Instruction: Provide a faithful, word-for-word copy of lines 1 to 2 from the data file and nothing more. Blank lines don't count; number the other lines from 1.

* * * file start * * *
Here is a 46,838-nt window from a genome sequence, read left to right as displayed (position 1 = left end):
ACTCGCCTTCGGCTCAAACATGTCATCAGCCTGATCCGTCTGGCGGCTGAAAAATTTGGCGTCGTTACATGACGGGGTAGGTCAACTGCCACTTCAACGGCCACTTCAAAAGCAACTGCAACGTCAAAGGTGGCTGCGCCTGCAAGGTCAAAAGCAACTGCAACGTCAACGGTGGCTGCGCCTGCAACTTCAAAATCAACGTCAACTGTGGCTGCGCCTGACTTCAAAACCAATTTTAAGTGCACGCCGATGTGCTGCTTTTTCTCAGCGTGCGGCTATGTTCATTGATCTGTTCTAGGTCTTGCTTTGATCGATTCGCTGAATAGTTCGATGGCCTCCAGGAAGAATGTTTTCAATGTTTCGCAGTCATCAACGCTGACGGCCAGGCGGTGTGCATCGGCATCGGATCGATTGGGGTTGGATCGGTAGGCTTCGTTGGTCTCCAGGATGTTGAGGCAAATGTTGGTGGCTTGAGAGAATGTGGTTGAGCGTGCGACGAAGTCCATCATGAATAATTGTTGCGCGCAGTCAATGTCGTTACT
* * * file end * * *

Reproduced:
Here is a 46,838-nt window from a genome sequence, read left to right as displayed (position 1 = left end):
ACTCGCCTTCGGCTCAAACATGTCATCAGCCTGATCCGTCTGGCGGCTGAAAAATTTGGCGTCGTTACATGACGGGGTAGGTCAACTGCCACTTCAACGGCCACTTCAAAAGCAACTGCAACGTCAAAGGTGGCTGCGCCTGCAAGGTCAAAAGCAACTGCAACGTCAACGGTGGCTGCGCCTGCAACTTCAAAATCAACGTCAACTGTGGCTGCGCCTGACTTCAAAACCAATTTTAAGTGCACGCCGATGTGCTGCTTTTTCTCAGCGTGCGGCTATGTTCATTGATCTGTTCTAGGTCTTGCTTTGATCGATTCGCTGAATAGTTCGATGGCCTCCAGGAAGAATGTTTTCAATGTTTCGCAGTCATCAACGCTGACGGCCAGGCGGTGTGCATCGGCATCGGATCGATTGGGGTTGGATCGGTAGGCTTCGTTGGTCTCCAGGATGTTGAGGCAAATGTTGGTGGCTTGAGAGAATGTGGTTGAGCGTGCGACGAAGTCCATCATGAATAATTGTTGCGCGCAGTCAATGTCGTTACT